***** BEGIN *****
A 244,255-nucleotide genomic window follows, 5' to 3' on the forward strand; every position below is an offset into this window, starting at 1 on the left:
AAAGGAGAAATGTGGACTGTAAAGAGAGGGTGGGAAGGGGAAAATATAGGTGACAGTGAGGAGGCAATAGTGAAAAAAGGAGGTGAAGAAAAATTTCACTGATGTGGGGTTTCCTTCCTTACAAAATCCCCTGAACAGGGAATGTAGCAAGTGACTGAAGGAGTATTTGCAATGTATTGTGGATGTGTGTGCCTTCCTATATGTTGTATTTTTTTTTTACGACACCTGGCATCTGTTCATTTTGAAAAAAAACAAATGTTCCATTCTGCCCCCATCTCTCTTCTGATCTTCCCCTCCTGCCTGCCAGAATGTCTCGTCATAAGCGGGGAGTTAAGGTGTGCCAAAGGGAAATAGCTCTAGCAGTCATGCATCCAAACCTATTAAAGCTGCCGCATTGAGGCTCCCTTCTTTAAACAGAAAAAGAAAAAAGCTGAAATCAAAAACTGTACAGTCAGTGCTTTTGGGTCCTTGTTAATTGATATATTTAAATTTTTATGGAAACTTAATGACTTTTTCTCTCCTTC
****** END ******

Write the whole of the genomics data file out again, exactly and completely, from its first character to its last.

A 244,255-nucleotide genomic window follows, 5' to 3' on the forward strand; every position below is an offset into this window, starting at 1 on the left:
AAAGGAGAAATGTGGACTGTAAAGAGAGGGTGGGAAGGGGAAAATATAGGTGACAGTGAGGAGGCAATAGTGAAAAAAGGAGGTGAAGAAAAATTTCACTGATGTGGGGTTTCCTTCCTTACAAAATCCCCTGAACAGGGAATGTAGCAAGTGACTGAAGGAGTATTTGCAATGTATTGTGGATGTGTGTGCCTTCCTATATGTTGTATTTTTTTTTTACGACACCTGGCATCTGTTCATTTTGAAAAAAAACAAATGTTCCATTCTGCCCCCATCTCTCTTCTGATCTTCCCCTCCTGCCTGCCAGAATGTCTCGTCATAAGCGGGGAGTTAAGGTGTGCCAAAGGGAAATAGCTCTAGCAGTCATGCATCCAAACCTATTAAAGCTGCCGCATTGAGGCTCCCTTCTTTAAACAGAAAAAGAAAAAAGCTGAAATCAAAAACTGTACAGTCAGTGCTTTTGGGTCCTTGTTAATTGATATATTTAAATTTTTATGGAAACTTAATGACTTTTTCTCTCCTTC